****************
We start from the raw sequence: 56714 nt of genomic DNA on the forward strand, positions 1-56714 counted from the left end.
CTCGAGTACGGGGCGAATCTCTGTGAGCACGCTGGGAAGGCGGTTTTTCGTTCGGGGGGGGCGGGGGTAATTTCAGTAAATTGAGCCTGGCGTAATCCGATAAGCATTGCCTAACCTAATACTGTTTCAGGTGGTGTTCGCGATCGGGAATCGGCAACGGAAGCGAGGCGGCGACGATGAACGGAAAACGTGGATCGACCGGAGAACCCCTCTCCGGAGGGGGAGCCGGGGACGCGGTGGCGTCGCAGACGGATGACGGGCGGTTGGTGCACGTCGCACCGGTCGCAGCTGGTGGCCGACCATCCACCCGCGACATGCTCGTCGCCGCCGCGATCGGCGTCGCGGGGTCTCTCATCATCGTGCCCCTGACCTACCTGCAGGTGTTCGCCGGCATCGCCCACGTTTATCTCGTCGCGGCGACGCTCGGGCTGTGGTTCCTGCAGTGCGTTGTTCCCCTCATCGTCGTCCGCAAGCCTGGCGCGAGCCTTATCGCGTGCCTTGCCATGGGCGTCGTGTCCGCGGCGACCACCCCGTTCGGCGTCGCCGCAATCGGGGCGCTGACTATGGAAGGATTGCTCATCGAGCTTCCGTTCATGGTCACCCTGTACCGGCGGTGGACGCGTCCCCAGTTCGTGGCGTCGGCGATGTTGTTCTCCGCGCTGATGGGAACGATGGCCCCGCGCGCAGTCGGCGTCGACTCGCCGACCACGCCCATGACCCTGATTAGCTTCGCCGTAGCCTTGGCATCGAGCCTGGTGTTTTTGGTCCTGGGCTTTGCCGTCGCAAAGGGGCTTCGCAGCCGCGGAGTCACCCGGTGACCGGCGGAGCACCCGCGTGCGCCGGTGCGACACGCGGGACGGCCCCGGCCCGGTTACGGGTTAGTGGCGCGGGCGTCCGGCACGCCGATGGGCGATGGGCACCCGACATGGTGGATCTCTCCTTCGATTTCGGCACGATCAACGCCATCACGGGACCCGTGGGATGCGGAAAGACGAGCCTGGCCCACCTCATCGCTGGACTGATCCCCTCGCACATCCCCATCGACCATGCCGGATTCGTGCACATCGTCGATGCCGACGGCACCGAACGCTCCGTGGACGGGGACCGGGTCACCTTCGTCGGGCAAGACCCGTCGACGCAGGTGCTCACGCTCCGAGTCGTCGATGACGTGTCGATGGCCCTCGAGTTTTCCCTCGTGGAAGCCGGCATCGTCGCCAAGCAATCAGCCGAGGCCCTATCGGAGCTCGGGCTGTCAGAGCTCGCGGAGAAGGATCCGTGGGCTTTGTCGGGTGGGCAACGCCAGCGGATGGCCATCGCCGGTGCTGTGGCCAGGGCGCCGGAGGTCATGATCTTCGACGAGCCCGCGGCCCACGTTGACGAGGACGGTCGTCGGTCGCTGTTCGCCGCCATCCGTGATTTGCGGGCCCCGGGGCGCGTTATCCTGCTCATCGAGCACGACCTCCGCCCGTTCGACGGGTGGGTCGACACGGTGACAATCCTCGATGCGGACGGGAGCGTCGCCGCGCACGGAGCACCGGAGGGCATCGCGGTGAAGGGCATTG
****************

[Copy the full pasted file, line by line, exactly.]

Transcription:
We start from the raw sequence: 56714 nt of genomic DNA on the forward strand, positions 1-56714 counted from the left end.
CTCGAGTACGGGGCGAATCTCTGTGAGCACGCTGGGAAGGCGGTTTTTCGTTCGGGGGGGGCGGGGGTAATTTCAGTAAATTGAGCCTGGCGTAATCCGATAAGCATTGCCTAACCTAATACTGTTTCAGGTGGTGTTCGCGATCGGGAATCGGCAACGGAAGCGAGGCGGCGACGATGAACGGAAAACGTGGATCGACCGGAGAACCCCTCTCCGGAGGGGGAGCCGGGGACGCGGTGGCGTCGCAGACGGATGACGGGCGGTTGGTGCACGTCGCACCGGTCGCAGCTGGTGGCCGACCATCCACCCGCGACATGCTCGTCGCCGCCGCGATCGGCGTCGCGGGGTCTCTCATCATCGTGCCCCTGACCTACCTGCAGGTGTTCGCCGGCATCGCCCACGTTTATCTCGTCGCGGCGACGCTCGGGCTGTGGTTCCTGCAGTGCGTTGTTCCCCTCATCGTCGTCCGCAAGCCTGGCGCGAGCCTTATCGCGTGCCTTGCCATGGGCGTCGTGTCCGCGGCGACCACCCCGTTCGGCGTCGCCGCAATCGGGGCGCTGACTATGGAAGGATTGCTCATCGAGCTTCCGTTCATGGTCACCCTGTACCGGCGGTGGACGCGTCCCCAGTTCGTGGCGTCGGCGATGTTGTTCTCCGCGCTGATGGGAACGATGGCCCCGCGCGCAGTCGGCGTCGACTCGCCGACCACGCCCATGACCCTGATTAGCTTCGCCGTAGCCTTGGCATCGAGCCTGGTGTTTTTGGTCCTGGGCTTTGCCGTCGCAAAGGGGCTTCGCAGCCGCGGAGTCACCCGGTGACCGGCGGAGCACCCGCGTGCGCCGGTGCGACACGCGGGACGGCCCCGGCCCGGTTACGGGTTAGTGGCGCGGGCGTCCGGCACGCCGATGGGCGATGGGCACCCGACATGGTGGATCTCTCCTTCGATTTCGGCACGATCAACGCCATCACGGGACCCGTGGGATGCGGAAAGACGAGCCTGGCCCACCTCATCGCTGGACTGATCCCCTCGCACATCCCCATCGACCATGCCGGATTCGTGCACATCGTCGATGCCGACGGCACCGAACGCTCCGTGGACGGGGACCGGGTCACCTTCGTCGGGCAAGACCCGTCGACGCAGGTGCTCACGCTCCGAGTCGTCGATGACGTGTCGATGGCCCTCGAGTTTTCCCTCGTGGAAGCCGGCATCGTCGCCAAGCAATCAGCCGAGGCCCTATCGGAGCTCGGGCTGTCAGAGCTCGCGGAGAAGGATCCGTGGGCTTTGTCGGGTGGGCAACGCCAGCGGATGGCCATCGCCGGTGCTGTGGCCAGGGCGCCGGAGGTCATGATCTTCGACGAGCCCGCGGCCCACGTTGACGAGGACGGTCGTCGGTCGCTGTTCGCCGCCATCCGTGATTTGCGGGCCCCGGGGCGCGTTATCCTGCTCATCGAGCACGACCTCCGCCCGTTCGACGGGTGGGTCGACACGGTGACAATCCTCGATGCGGACGGGAGCGTCGCCGCGCACGGAGCACCGGAGGGCATCGCGGTGAAGGGCATTG